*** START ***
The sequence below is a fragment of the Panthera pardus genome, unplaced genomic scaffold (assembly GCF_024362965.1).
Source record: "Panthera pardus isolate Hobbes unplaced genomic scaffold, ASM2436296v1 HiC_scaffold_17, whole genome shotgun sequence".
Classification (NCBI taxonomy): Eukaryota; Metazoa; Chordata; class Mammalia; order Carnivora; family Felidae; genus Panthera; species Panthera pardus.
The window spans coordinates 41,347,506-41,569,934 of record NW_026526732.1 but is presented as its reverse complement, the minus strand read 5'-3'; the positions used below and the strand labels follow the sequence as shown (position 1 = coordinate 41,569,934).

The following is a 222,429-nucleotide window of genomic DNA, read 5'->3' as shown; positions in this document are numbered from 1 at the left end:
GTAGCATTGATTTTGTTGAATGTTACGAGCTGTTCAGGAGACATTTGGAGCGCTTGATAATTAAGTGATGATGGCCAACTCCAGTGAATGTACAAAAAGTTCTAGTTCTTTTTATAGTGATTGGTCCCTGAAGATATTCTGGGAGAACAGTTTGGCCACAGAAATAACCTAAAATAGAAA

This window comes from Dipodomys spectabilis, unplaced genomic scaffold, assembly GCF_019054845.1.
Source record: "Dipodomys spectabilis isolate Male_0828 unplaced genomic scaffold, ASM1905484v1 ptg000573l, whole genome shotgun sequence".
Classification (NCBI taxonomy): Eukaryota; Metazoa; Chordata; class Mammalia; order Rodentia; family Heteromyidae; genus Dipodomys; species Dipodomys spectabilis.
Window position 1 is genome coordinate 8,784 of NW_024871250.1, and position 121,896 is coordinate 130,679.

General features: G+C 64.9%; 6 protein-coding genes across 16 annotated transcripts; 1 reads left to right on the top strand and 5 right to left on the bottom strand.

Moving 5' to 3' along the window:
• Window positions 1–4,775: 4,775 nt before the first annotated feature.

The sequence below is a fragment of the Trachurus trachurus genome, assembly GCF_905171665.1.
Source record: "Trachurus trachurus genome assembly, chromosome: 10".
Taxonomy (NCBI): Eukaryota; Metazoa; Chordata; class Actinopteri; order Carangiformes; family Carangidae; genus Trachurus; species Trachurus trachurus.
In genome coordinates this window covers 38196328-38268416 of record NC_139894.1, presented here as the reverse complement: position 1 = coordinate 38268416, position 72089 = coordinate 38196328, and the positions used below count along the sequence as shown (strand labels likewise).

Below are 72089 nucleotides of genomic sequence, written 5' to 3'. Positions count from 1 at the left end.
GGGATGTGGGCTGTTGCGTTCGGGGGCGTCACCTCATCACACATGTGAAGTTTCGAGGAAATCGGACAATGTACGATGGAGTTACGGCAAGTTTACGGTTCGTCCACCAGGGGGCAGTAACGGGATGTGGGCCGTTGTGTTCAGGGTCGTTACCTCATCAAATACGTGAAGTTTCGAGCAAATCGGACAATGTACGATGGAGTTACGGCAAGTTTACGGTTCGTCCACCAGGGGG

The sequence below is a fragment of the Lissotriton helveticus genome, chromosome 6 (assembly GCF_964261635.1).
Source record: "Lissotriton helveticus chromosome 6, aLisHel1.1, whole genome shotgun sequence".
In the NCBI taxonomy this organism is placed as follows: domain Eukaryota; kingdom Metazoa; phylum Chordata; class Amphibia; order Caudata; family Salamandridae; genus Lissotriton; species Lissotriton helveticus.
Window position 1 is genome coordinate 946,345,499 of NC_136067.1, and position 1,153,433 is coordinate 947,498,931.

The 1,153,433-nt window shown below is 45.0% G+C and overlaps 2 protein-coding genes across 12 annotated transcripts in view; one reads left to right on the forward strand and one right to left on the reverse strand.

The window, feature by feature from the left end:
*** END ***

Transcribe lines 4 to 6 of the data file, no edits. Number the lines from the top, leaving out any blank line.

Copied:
The window spans coordinates 41,347,506-41,569,934 of record NW_026526732.1 but is presented as its reverse complement, the minus strand read 5'-3'; the positions used below and the strand labels follow the sequence as shown (position 1 = coordinate 41,569,934).

The following is a 222,429-nucleotide window of genomic DNA, read 5'->3' as shown; positions in this document are numbered from 1 at the left end:
GTAGCATTGATTTTGTTGAATGTTACGAGCTGTTCAGGAGACATTTGGAGCGCTTGATAATTAAGTGATGATGGCCAACTCCAGTGAATGTACAAAAAGTTCTAGTTCTTTTTATAGTGATTGGTCCCTGAAGATATTCTGGGAGAACAGTTTGGCCACAGAAATAACCTAAAATAGAAA